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The Opening of Critical Role Has Been Gloriously Manga-Fied

The Opening of Critical Role Has Been Gloriously Manga-Fied

You’ve probably watched the Critical Role opening credits 100 times (or more), but you’ve never seen it like this. In celebration of 100 episodes of the show, talented artist Elaine Tipping re-created the opening credits in manga. Each panel is packed with so much detail and personality that you can practically hear the theme music.

She started watching Critical Role one year ago. “It’s actually all thanks to my other love, Dragon Age,” Elaine says. “I was still really into the DA series last year, but everyone was moving on to other things, and a lot of my favorite Dragon Age artists were posting about Critical Role.” Already familiar with D&D, she decided to give the series a chance.

“I gave it a shot and I’m so glad I did. I got a lot of art done that month, too. It was great for my productivity! I got caught up around episode 60 and started doing live doodles on Twitter about then,” Elaine says.

Elaine often finds the adventures of Vox Machina inspiring.  “The storytelling, the group’s dynamic and friendship, the amazing acting, the humor, so many amazing parts that make up the show and really make me want to get out there and do some of those things again,” she says. “There’s just something about the show, that I can’t quite put my finger on, that hits the right note. I actually listen to it when I draw, and I’m never as productive as when I’m watching an episode.”

Critical Role Manga

Her remarkable talent for drawing manga got its start when she was young. “I’ve been drawing in the style since middle school and high school, when I first started reading manga,” Elaine says. “I started my first webcomic with a friend in 2005 and I’ve just kept going and picking up more projects ever since.”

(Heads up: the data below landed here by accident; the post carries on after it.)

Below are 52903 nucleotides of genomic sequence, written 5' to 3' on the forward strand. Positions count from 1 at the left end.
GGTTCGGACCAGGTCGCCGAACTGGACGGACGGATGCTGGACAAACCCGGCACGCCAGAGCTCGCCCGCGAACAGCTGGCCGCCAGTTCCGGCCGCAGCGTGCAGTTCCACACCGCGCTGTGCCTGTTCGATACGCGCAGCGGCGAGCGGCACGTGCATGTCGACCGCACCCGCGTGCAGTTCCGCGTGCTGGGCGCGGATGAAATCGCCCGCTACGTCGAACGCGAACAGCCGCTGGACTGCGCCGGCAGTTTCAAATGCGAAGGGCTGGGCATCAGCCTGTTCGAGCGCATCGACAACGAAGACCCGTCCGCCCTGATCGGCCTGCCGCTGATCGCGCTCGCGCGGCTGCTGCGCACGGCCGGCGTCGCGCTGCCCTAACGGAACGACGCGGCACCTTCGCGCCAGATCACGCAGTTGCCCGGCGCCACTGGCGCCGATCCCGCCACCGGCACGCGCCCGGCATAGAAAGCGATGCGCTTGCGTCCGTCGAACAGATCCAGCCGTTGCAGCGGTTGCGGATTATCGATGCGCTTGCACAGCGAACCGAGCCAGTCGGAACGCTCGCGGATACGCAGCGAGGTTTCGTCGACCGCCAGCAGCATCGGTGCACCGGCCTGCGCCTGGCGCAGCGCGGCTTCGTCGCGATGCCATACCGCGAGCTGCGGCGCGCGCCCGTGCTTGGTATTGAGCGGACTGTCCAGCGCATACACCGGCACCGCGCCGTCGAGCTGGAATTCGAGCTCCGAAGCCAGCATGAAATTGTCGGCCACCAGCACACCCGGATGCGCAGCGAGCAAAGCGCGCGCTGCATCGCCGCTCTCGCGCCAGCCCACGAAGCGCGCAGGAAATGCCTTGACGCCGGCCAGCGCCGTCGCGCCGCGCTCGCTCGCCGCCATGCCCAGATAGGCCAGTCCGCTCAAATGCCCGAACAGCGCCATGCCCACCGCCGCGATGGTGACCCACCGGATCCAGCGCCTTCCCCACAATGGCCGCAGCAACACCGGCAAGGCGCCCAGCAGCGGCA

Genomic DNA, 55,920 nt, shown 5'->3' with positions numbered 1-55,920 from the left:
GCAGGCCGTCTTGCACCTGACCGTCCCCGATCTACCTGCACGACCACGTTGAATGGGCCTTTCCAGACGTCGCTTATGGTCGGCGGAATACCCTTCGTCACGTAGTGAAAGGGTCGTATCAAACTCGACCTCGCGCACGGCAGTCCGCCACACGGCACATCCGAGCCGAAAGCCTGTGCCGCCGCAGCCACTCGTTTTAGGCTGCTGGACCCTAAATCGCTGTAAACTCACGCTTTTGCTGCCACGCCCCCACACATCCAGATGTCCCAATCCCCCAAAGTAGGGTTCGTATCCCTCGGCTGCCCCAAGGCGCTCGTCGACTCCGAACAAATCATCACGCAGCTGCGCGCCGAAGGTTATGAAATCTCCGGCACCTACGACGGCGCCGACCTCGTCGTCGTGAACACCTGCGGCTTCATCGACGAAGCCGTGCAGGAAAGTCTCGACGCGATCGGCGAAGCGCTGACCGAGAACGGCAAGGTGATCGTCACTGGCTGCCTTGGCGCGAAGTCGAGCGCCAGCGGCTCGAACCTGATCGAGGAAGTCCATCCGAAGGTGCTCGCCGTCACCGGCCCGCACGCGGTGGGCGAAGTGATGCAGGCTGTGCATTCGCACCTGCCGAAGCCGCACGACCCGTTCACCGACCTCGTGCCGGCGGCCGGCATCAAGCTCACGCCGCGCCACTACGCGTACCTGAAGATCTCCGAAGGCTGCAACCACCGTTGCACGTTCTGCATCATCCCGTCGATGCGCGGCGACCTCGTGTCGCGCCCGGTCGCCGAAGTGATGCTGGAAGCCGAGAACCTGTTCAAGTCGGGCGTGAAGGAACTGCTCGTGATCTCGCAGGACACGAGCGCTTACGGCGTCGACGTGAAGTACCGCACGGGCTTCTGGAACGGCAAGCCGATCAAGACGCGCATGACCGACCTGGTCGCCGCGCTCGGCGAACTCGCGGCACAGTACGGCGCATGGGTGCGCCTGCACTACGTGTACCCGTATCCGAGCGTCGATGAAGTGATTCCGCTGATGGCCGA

Her project to draw the opening credits has taken about half a year to complete. Each page can take from 3-5 hours for a “simple” page, and 7-8 hours for a page with a lot of detail. “I tend to work in stages/batches: roughs, pencils, inks, tones,” Elaine says.

One of the most remarkable details in Elaine’s manga version of Vox Machina are the unmistakable sound effects that fill the pages. (You’ll immediately recognize the “Rahhhh!” rumbling from Grog as the manga begins.) “Some of them I base on what I’m used to hearing in manga, but tweaked a bit to fit English,” she says.

If Elaine could pick a specific story arc to draw as a dream project, it would be the Briarwoods. “Such a good balance of humor and drama, and action, it would make a really exciting comic to draw,” she says. “But, if I chose something shorter, I’d for sure go for the attack on Emon (something I may or may not have penciled out thumbnails last time I listened to it), because talk about a gut-punch of a scene! Between those two for sure.”

Take a look through the image gallery below to see the opening of Critical Role in its manga-fied glory, completely drawn and lettered by Elaine Tipping. What scene would you love to see in manga format? Tell us in the comments.

All Images: Elaine Tipping

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Critical Role Fan Art Gallery – Forged in Fire

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